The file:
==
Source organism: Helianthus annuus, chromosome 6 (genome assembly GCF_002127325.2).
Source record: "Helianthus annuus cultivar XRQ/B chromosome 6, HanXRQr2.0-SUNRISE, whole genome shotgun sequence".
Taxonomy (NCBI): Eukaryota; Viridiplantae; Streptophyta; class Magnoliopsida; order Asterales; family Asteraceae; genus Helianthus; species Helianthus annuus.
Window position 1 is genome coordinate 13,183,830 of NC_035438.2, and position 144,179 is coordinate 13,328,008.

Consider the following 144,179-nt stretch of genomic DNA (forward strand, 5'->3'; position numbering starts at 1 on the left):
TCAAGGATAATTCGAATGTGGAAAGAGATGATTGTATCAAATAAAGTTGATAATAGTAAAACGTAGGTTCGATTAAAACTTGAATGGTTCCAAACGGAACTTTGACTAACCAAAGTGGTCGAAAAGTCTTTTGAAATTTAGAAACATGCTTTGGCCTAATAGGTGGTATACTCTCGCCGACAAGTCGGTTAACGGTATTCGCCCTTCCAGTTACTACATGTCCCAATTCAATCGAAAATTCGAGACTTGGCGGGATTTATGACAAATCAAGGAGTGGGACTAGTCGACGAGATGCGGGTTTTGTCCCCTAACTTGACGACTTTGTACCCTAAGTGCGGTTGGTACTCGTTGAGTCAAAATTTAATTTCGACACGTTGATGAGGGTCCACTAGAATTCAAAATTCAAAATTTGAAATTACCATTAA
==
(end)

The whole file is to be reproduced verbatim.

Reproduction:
Source organism: Helianthus annuus, chromosome 6 (genome assembly GCF_002127325.2).
Source record: "Helianthus annuus cultivar XRQ/B chromosome 6, HanXRQr2.0-SUNRISE, whole genome shotgun sequence".
Taxonomy (NCBI): Eukaryota; Viridiplantae; Streptophyta; class Magnoliopsida; order Asterales; family Asteraceae; genus Helianthus; species Helianthus annuus.
Window position 1 is genome coordinate 13,183,830 of NC_035438.2, and position 144,179 is coordinate 13,328,008.

Consider the following 144,179-nt stretch of genomic DNA (forward strand, 5'->3'; position numbering starts at 1 on the left):
TCAAGGATAATTCGAATGTGGAAAGAGATGATTGTATCAAATAAAGTTGATAATAGTAAAACGTAGGTTCGATTAAAACTTGAATGGTTCCAAACGGAACTTTGACTAACCAAAGTGGTCGAAAAGTCTTTTGAAATTTAGAAACATGCTTTGGCCTAATAGGTGGTATACTCTCGCCGACAAGTCGGTTAACGGTATTCGCCCTTCCAGTTACTACATGTCCCAATTCAATCGAAAATTCGAGACTTGGCGGGATTTATGACAAATCAAGGAGTGGGACTAGTCGACGAGATGCGGGTTTTGTCCCCTAACTTGACGACTTTGTACCCTAAGTGCGGTTGGTACTCGTTGAGTCAAAATTTAATTTCGACACGTTGATGAGGGTCCACTAGAATTCAAAATTCAAAATTTGAAATTACCATTAA